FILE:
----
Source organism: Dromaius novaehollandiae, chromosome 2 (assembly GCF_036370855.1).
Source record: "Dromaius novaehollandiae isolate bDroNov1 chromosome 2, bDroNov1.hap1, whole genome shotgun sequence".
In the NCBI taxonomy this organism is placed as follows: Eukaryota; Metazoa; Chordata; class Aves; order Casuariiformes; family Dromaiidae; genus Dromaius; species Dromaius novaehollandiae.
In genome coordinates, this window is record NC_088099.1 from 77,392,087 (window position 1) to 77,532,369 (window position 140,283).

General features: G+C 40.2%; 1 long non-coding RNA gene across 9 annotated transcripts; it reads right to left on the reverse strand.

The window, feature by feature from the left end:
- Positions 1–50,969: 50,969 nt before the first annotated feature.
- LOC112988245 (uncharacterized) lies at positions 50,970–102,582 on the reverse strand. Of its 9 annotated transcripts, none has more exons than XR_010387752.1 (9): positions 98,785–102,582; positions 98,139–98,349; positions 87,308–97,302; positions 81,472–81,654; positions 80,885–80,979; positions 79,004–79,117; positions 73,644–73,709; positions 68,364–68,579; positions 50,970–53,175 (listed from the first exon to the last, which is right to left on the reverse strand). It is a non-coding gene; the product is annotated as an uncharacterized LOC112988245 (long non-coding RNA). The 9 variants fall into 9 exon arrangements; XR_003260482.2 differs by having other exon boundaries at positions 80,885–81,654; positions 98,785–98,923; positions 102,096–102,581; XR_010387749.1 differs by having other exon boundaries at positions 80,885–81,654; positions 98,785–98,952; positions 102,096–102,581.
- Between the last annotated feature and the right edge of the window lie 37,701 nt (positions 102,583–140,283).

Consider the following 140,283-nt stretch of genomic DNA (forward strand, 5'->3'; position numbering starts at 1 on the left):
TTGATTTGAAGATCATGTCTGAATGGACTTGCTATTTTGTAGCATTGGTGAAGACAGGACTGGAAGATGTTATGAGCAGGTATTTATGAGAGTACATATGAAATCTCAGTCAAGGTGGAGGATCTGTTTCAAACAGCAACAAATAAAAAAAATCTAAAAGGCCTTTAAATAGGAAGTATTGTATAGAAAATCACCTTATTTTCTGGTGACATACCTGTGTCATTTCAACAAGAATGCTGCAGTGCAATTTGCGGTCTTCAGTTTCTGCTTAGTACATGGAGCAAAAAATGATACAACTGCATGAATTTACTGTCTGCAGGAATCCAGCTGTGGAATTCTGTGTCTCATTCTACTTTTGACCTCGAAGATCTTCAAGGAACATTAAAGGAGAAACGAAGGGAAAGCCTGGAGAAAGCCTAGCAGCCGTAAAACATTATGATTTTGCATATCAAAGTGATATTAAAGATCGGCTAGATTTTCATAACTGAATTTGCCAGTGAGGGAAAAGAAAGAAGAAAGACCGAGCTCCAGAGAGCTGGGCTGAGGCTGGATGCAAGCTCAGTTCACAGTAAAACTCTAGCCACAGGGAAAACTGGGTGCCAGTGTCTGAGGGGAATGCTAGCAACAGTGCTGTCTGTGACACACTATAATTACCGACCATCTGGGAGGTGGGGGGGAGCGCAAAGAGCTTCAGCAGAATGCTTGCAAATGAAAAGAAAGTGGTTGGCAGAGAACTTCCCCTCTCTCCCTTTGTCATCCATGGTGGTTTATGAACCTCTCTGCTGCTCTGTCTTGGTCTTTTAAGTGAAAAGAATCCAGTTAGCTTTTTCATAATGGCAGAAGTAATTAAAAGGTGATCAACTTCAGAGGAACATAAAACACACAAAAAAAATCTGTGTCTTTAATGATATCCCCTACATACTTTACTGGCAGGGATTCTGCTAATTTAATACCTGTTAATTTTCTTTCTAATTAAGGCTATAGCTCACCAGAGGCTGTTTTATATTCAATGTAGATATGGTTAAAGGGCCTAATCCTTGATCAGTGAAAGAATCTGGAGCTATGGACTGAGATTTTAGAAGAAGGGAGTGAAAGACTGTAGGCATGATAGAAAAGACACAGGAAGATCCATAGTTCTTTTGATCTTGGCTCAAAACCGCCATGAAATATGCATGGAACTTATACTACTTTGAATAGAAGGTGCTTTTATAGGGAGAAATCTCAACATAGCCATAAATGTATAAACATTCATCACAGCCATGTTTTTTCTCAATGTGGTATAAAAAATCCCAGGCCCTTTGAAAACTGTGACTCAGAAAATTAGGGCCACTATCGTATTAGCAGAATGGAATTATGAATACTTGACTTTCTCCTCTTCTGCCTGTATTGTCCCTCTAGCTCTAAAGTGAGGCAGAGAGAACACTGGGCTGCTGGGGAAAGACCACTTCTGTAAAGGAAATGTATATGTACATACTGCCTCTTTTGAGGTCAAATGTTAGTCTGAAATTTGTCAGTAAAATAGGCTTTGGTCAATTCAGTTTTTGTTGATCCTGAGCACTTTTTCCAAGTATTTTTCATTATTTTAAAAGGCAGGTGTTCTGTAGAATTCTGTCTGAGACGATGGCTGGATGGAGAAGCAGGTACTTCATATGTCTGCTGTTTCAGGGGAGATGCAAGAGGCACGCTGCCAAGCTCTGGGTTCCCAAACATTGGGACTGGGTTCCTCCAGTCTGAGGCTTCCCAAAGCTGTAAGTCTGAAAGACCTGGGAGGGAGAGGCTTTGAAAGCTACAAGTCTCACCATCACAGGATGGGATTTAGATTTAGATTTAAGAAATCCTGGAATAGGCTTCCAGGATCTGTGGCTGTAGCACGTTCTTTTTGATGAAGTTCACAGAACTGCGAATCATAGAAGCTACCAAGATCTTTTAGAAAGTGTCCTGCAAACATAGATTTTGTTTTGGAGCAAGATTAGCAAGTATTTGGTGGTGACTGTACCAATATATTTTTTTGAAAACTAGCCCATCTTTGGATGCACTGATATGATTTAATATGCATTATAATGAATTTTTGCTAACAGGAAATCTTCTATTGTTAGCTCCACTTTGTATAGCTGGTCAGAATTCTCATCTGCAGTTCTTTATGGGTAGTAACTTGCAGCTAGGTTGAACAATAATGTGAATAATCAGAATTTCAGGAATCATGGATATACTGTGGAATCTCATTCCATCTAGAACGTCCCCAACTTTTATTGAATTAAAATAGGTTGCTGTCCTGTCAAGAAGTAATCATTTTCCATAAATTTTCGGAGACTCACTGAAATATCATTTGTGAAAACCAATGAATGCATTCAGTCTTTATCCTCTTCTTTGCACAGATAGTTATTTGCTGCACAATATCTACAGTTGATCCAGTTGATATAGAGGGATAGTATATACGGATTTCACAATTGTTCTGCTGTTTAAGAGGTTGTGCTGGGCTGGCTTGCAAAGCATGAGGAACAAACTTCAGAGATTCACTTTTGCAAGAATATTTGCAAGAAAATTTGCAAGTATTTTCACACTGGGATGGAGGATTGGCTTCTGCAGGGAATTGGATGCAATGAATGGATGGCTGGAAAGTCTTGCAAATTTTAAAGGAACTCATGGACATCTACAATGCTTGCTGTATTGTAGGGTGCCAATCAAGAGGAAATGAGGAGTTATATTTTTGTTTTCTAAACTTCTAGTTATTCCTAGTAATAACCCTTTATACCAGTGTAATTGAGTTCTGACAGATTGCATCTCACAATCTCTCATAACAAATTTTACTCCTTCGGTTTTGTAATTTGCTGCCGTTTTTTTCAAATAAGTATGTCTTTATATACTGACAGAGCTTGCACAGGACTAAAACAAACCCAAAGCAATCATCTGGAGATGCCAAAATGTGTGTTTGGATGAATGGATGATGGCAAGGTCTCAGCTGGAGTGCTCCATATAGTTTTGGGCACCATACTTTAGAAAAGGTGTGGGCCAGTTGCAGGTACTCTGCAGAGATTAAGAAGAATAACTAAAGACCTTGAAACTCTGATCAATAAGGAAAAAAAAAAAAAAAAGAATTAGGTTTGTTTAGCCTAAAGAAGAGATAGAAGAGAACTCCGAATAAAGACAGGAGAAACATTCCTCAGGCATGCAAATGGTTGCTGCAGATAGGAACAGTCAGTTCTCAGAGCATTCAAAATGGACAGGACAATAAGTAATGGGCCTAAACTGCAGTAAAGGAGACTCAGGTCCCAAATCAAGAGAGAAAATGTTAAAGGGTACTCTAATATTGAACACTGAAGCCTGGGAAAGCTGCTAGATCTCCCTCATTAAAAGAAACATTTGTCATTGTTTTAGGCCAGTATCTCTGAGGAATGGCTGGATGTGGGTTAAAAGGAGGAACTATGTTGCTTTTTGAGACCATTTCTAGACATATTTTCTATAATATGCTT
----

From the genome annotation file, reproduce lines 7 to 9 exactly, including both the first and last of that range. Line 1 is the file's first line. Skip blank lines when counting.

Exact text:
- Positions 1–50,969: 50,969 nt before the first annotated feature.
- LOC112988245 (uncharacterized) lies at positions 50,970–102,582 on the reverse strand. Of its 9 annotated transcripts, none has more exons than XR_010387752.1 (9): positions 98,785–102,582; positions 98,139–98,349; positions 87,308–97,302; positions 81,472–81,654; positions 80,885–80,979; positions 79,004–79,117; positions 73,644–73,709; positions 68,364–68,579; positions 50,970–53,175 (listed from the first exon to the last, which is right to left on the reverse strand). It is a non-coding gene; the product is annotated as an uncharacterized LOC112988245 (long non-coding RNA). The 9 variants fall into 9 exon arrangements; XR_003260482.2 differs by having other exon boundaries at positions 80,885–81,654; positions 98,785–98,923; positions 102,096–102,581; XR_010387749.1 differs by having other exon boundaries at positions 80,885–81,654; positions 98,785–98,952; positions 102,096–102,581.
- Between the last annotated feature and the right edge of the window lie 37,701 nt (positions 102,583–140,283).